Should You Stay In Your Home Or Move During Retirement?

Apr 2, 2018 12:00:00 AM / by Darwin Bayston, CFA

move during retirement

The choice about where to live in retirement is one of the most crucial decisions that a senior makes. It’s not just a major financial consideration, it’s also a highly emotional issue as a retiree’s home is often the anchor to their golden years.

“One needs to think about where to live, how long to stay there, and whether to move later in retirement,” writes Wade Pfau, Ph.D., professor of retirement income at The American College, and contributor to Forbes.com. “There are plenty of justifications for either staying put or moving early in retirement.”

There are a few important questions that a senior should ask before deciding whether to stay in their home or to relocate during retirement:

1. Are you making accurate comparisons?

If you stay in your home, you may need to make improvements or renovations in the future to accommodate changing needs. If you move to a new home, you may incur expenses associated with fix-up costs and moving expenses. Make sure you are considering total costs in either scenario.

 

2. Are you open to renting?

“It can be hard for retirees who have spent their lives building equity in their homes—and being taught about the virtues of homeownership—to become renters,” reported The Wall Street Journal. “But renting a home in a city before buying can give retirees a chance to really know if it’s the place they want to spend retirement.” Moreover, the cost of ownership in many locations actually exceeds the cost of renting, so it may be prudent to consider this option for both short- and long-term possibilities.

 

3. Where will you have access to important services?

Every consumer looks into the quality of restaurants, supermarkets and other day-to-day retail offerings when scouting out a possible new residential location. Seniors must be especially concerned about practical considerations such as the number of nearby physicians who accept Medicare, convenient transportation for those who are unable to drive, and community centers with special programs for seniors.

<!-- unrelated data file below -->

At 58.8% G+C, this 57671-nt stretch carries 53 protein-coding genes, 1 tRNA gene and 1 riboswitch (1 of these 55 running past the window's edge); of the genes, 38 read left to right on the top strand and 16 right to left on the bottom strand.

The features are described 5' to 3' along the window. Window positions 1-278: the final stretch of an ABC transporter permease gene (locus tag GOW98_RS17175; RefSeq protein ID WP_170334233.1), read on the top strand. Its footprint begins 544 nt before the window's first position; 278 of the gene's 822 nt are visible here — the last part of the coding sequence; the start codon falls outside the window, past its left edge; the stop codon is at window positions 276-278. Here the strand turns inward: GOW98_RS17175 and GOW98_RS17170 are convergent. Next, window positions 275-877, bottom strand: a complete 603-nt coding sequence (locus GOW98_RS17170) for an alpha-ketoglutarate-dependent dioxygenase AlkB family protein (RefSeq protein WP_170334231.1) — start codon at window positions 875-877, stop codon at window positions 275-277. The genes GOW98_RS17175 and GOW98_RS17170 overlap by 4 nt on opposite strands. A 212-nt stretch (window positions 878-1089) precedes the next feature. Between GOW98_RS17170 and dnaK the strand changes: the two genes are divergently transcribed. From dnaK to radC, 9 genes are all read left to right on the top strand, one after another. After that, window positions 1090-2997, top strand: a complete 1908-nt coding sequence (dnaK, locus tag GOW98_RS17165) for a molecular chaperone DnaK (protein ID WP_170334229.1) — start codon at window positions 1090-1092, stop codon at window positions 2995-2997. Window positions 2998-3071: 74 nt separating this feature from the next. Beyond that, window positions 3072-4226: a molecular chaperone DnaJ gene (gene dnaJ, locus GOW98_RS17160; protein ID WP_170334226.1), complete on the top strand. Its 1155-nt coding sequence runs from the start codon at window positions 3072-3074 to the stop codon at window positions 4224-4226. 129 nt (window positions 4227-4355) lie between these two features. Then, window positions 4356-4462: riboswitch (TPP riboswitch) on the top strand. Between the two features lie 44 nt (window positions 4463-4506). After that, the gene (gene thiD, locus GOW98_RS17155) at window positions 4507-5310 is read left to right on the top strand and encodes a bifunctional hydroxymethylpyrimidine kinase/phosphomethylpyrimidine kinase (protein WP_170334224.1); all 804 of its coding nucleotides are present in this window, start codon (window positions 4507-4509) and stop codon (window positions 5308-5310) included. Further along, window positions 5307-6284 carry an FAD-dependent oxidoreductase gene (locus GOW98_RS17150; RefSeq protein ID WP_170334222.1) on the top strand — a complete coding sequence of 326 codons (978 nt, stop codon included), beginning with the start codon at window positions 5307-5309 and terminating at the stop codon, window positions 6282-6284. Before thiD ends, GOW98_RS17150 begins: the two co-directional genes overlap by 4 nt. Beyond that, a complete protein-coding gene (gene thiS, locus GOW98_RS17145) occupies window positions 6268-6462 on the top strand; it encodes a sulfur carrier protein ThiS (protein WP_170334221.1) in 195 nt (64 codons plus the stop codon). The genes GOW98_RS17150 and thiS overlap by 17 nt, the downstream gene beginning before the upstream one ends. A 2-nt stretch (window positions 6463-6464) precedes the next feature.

4. Would you prefer to age in place or have a change of scenery?

Many people dream about moving to some exotic location for their golden years, but the truth is that 85 percent of retirees stay in the area where they raised their families, according to Realtor.com. Think seriously about whether you’re willing to trade your current community for a new one, weighing the pros and cons of aging in place versus charting a new course.

Whether you choose to stay in your home or move during retirement, it will be important to have ample cash on hand that can fund renovations of your existing home or the purchase of a new one. Many seniors are surprised to learn that one potential asset for generating immediate cash is a life insurance policy.

A life insurance policy is considered your personal property and—as such—you have the right to sell that policy any time you like. When a consumer sells a policy in a “life settlement” transaction, the policy owner receives a cash payment and the purchaser of the policy assumes all future premium payments—then receives the death benefit upon the death of the insured. Candidates for life settlements are typically aged 70 years or older, with a life insurance policy that has a death benefit of at least $100,000.

To learn more about life settlements, visit www.LISA.org or call the LISA office today at (888) 672-3917.

Darwin Bayston, CFA

Written by Darwin Bayston, CFA

Darwin Bayston is President and CEO of the Life Insurance Settlement Association (LISA). His charge is to extend the outreach of the Association to all participants of the life settlement industry from consumers to capital providers, including producers, brokers, providers and service providers who are part of the life settlement market. He was previously Managing Director of Life Settlement Consulting & Management (LSCM), founded in 2004 and specialized in life settlement policy and portfolio valuations, and life expectancy analysis. He has published several articles and participated as speaker at a number of life settlement conferences. Previous to that he operated an investment advisory firm. From 1980 to 1993, he served in several capacities, including President and CEO the CFA Institute (and its predecessor organizations). While at CFA, he founded the continuing education program, was editor of the CFA Digest and supervised research projects funded by the Research Foundation of the ICFA. He began his career as an investment analyst with a Midwest life insurance company. Mr. Bayston has been Chairman of the Martha Jefferson Hospital Foundation ($100 million), a member of the Hospital’s Finance Committee and a past member of the Board of the Institute for Quantitative Research and Finance (Q Group).